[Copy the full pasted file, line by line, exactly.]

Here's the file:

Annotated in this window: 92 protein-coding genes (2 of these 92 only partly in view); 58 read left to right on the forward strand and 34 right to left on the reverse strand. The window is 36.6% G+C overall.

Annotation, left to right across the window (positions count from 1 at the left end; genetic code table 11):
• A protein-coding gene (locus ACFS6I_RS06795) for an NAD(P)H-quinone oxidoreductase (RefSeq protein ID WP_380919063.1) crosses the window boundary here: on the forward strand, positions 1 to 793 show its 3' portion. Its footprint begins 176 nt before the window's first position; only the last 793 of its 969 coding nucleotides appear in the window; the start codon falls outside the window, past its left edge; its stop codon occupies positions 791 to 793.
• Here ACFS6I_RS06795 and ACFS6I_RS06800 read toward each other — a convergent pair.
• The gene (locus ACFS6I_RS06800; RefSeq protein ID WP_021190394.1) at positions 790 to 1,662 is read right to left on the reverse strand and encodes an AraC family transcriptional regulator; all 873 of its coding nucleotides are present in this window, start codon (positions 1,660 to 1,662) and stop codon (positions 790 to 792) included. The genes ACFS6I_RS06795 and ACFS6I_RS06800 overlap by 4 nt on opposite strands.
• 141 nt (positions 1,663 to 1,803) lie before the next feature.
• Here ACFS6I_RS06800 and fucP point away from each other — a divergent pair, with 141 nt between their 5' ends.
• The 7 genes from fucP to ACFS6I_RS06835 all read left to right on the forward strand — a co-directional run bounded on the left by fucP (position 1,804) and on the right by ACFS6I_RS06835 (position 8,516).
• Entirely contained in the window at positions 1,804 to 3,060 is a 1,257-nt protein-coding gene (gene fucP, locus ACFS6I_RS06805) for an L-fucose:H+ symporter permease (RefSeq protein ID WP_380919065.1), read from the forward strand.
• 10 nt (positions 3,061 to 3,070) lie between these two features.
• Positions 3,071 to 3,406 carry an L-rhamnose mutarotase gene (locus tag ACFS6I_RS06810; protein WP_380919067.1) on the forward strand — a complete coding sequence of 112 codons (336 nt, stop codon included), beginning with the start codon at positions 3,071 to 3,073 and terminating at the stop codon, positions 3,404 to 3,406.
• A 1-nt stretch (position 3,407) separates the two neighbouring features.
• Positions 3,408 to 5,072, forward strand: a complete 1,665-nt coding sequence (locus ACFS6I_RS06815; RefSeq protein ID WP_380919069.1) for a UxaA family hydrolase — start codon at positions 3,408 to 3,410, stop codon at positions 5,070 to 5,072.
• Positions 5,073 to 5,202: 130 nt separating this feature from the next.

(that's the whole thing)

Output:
Annotated in this window: 92 protein-coding genes (2 of these 92 only partly in view); 58 read left to right on the forward strand and 34 right to left on the reverse strand. The window is 36.6% G+C overall.

Annotation, left to right across the window (positions count from 1 at the left end; genetic code table 11):
• A protein-coding gene (locus ACFS6I_RS06795) for an NAD(P)H-quinone oxidoreductase (RefSeq protein ID WP_380919063.1) crosses the window boundary here: on the forward strand, positions 1 to 793 show its 3' portion. Its footprint begins 176 nt before the window's first position; only the last 793 of its 969 coding nucleotides appear in the window; the start codon falls outside the window, past its left edge; its stop codon occupies positions 791 to 793.
• Here ACFS6I_RS06795 and ACFS6I_RS06800 read toward each other — a convergent pair.
• The gene (locus ACFS6I_RS06800; RefSeq protein ID WP_021190394.1) at positions 790 to 1,662 is read right to left on the reverse strand and encodes an AraC family transcriptional regulator; all 873 of its coding nucleotides are present in this window, start codon (positions 1,660 to 1,662) and stop codon (positions 790 to 792) included. The genes ACFS6I_RS06795 and ACFS6I_RS06800 overlap by 4 nt on opposite strands.
• 141 nt (positions 1,663 to 1,803) lie before the next feature.
• Here ACFS6I_RS06800 and fucP point away from each other — a divergent pair, with 141 nt between their 5' ends.
• The 7 genes from fucP to ACFS6I_RS06835 all read left to right on the forward strand — a co-directional run bounded on the left by fucP (position 1,804) and on the right by ACFS6I_RS06835 (position 8,516).
• Entirely contained in the window at positions 1,804 to 3,060 is a 1,257-nt protein-coding gene (gene fucP, locus ACFS6I_RS06805) for an L-fucose:H+ symporter permease (RefSeq protein ID WP_380919065.1), read from the forward strand.
• 10 nt (positions 3,061 to 3,070) lie between these two features.
• Positions 3,071 to 3,406 carry an L-rhamnose mutarotase gene (locus tag ACFS6I_RS06810; protein WP_380919067.1) on the forward strand — a complete coding sequence of 112 codons (336 nt, stop codon included), beginning with the start codon at positions 3,071 to 3,073 and terminating at the stop codon, positions 3,404 to 3,406.
• A 1-nt stretch (position 3,407) separates the two neighbouring features.
• Positions 3,408 to 5,072, forward strand: a complete 1,665-nt coding sequence (locus ACFS6I_RS06815; RefSeq protein ID WP_380919069.1) for a UxaA family hydrolase — start codon at positions 3,408 to 3,410, stop codon at positions 5,070 to 5,072.
• Positions 5,073 to 5,202: 130 nt separating this feature from the next.